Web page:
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Steady-state simulation is now an operational tool used to assist mineral processing engineers in the design, adaptation and improvement of mineral processing plants.
Since 1988, the computer applications team of the Mineral Technology Department of BRGM has been developing and distributing a simulation software, now in use in more than twenty countries, by universities, research centers, engineering companies, manufacturers and mining groups for design and optimization purposes.
The Shila Case Study
The Shila Mine. In the first months of 1990, Minera Shila S.A. (jointly owned in equal shares by Cedimin S.A., a 65% subsidiary of the French Group BRGM and Buenaventura S.A., a Peruvian company) began production at the Shila gold and silver mine, in southern Peru.
Problem definition. A few months after start up, Minera Shila decided to increase the throughput to 135 tpd. The equipment was originally scaled up to allow such an increase, but it soon became obvious that the ball mill was unable to adjust to this increased capacity. About 31 tpd of unground material were rejected by the outlet screen (“Granza” flowrate) and stored on an outside pad.
General Approach to an Optimization Project
An optimization project is generally approached through an integrated procedure, which is divided into two steps: the first consists in creating a simulator of the existing processing plant; the second, in testing different modifications with this simulator and evaluating all the simulation results in technical (characteristics of the products, power drawn by the main equipment) and economic (estimation of the capital cost investment) terms.
Choice and calibration of mathematical models. Several models are available for each unit operation. Some (called level-O models in USIM PAC) do not really predict how units will perform; they simply calculate output streams for a specification on unit performance given by the software user. These models, sometimes called flowsheeting models, are not well adapted to simulate an existing plant because they do not take into account the sizes of the equipment.
Simulation. When all the models are calibrated, the main USIM PAC algorithm chains them to reproduce the plant operation (see Figure 5). The user must then compare the results with the experimental data to verify the validity of the simulator.
Modified plant simulation
First Phase Decreasing the “Granza” Flowrate at the Shila Plant
Plant flowsheet. The crushing and grinding circuits are illustrated on Figure 2. A primary Denver jaw crusher (15″ x24″), reduces the run-of-mine ore from 300 mm (12″) top size down to 75 mm (3″). A double deck vibrating screen separates the minus 12.5 mm (½”) material from the crushed product. The screen oversize is further reduced in a standard (3′) Symons cone crusher running in open circuit. The crushed product and the screen undersize are then stored in a 200 t bin. The crushing unit runs about 6 hours a day. An Allis Chalmer ball mill (6′ x 6′) grinds the crushed ore down to 200 µm (75 mesh) in closed circuit with a 14″ cyclone. A jig installed between the mill discharge and the cyclone recovers the coarse free gold particles.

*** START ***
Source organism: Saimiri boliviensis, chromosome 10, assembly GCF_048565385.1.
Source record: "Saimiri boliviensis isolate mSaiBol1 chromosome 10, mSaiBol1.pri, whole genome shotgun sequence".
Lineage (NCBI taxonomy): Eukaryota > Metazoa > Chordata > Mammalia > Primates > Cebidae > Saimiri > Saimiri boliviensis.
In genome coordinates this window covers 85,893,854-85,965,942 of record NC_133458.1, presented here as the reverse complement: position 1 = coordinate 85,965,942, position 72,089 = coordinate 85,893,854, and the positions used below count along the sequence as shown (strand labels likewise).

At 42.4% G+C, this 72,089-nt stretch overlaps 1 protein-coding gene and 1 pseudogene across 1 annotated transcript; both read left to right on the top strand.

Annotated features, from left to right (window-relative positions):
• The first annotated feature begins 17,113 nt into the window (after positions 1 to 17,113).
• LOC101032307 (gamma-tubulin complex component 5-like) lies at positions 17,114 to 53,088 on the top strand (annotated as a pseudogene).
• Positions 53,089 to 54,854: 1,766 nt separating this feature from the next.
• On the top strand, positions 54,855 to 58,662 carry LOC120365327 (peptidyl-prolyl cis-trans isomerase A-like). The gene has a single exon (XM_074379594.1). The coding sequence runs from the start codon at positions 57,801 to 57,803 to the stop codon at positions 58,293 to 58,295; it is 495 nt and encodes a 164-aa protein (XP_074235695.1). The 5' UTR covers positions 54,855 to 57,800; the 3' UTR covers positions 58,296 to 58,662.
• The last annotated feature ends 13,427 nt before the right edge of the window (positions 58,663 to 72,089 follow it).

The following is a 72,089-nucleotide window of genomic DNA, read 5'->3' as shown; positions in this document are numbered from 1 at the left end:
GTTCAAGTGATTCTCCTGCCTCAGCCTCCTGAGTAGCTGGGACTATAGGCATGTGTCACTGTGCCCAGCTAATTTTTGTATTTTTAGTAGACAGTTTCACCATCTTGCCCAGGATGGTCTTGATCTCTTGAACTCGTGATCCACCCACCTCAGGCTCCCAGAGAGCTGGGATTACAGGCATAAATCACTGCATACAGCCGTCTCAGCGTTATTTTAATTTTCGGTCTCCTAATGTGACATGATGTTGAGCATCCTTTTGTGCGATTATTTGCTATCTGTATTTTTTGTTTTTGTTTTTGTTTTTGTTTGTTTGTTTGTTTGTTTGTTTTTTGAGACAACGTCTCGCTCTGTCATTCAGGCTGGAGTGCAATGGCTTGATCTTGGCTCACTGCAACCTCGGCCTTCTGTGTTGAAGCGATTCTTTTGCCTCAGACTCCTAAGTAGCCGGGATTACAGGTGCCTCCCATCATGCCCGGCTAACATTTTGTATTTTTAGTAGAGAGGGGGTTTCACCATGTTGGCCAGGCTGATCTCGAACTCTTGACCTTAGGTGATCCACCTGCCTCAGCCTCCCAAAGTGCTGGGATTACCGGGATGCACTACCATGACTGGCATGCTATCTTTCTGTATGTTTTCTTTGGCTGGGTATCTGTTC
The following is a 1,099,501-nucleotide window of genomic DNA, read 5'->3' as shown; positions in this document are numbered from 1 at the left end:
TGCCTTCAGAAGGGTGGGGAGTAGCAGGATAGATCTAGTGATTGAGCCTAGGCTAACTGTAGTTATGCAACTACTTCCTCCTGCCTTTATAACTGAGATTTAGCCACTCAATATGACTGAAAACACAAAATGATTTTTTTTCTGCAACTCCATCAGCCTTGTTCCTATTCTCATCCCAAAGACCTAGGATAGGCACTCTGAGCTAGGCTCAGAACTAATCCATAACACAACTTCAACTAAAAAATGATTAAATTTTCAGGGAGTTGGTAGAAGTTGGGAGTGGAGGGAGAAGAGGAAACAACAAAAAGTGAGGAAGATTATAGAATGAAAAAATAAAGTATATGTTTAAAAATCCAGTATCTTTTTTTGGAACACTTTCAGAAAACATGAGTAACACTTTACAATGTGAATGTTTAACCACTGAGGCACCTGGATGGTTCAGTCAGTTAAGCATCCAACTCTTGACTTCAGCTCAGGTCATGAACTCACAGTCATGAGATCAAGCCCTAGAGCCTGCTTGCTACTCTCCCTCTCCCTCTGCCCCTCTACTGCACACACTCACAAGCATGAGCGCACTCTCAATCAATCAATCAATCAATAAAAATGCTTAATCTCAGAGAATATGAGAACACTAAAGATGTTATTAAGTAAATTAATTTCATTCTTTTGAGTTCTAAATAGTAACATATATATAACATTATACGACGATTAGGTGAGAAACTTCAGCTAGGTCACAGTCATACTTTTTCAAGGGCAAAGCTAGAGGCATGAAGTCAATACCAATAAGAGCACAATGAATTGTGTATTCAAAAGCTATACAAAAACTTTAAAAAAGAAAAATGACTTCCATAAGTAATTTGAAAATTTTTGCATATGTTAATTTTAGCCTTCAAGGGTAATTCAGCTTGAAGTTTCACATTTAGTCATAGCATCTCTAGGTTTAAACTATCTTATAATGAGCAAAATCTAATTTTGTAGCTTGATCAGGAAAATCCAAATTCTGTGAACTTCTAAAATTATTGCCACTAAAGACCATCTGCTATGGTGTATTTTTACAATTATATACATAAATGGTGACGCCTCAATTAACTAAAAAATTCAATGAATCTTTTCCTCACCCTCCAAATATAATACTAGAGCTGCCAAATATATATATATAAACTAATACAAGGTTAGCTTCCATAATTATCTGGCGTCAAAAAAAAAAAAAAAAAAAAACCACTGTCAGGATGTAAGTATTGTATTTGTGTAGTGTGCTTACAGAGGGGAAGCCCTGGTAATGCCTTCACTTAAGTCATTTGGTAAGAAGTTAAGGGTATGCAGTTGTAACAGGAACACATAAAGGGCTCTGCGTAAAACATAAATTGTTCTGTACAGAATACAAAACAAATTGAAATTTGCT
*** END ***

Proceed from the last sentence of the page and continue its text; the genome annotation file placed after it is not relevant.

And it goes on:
Technical conclusions for decreasing the “Granza” flowrate
- Integrating the secondary cone crusher in a closed circuit gives the best improvement to the ball mill operation.
- Reducing the opening of the cone crusher gives less improvement.
- The “Granza” flowrate is then negligible while the d80 of flotation feed falls to 150 µm.
Second Phase Increasing the Shila Plant Capacity
Having adopted the modified flowsheet, with the secondary crusher has been included in a closed circuit on a screen, Minera Shila S.A. later decided to increase the plant capacity from 135 to 230 tpd.
New sampling was carried out by the plant operators, a simulator of the new flowsheet was built to take into account the closed circuit. The main properties of the original simulator, such as the ore model and the unit operation models, were retained. A material balance was run on the new sampled data and the models were calibrated with this new data set.
Value of the Partnership Approach to an Optimization Study
The Shila case study has shown that, at almost every step in the optimization project, cooperation is needed between the process engineer and the simulation specialist.
The optimization study can be done by one and the same person as long as he has a sufficient understanding in the use of simulation, a good know-how in mineral processing and a detailed knowledge of the plant operation. Most process engineers now use “notebook” computers, when auditing a plant; this may be merely for taking notes or making some technical and economic calculations with a spreadsheet, but increasingly it is for using technical software such as a process simulator.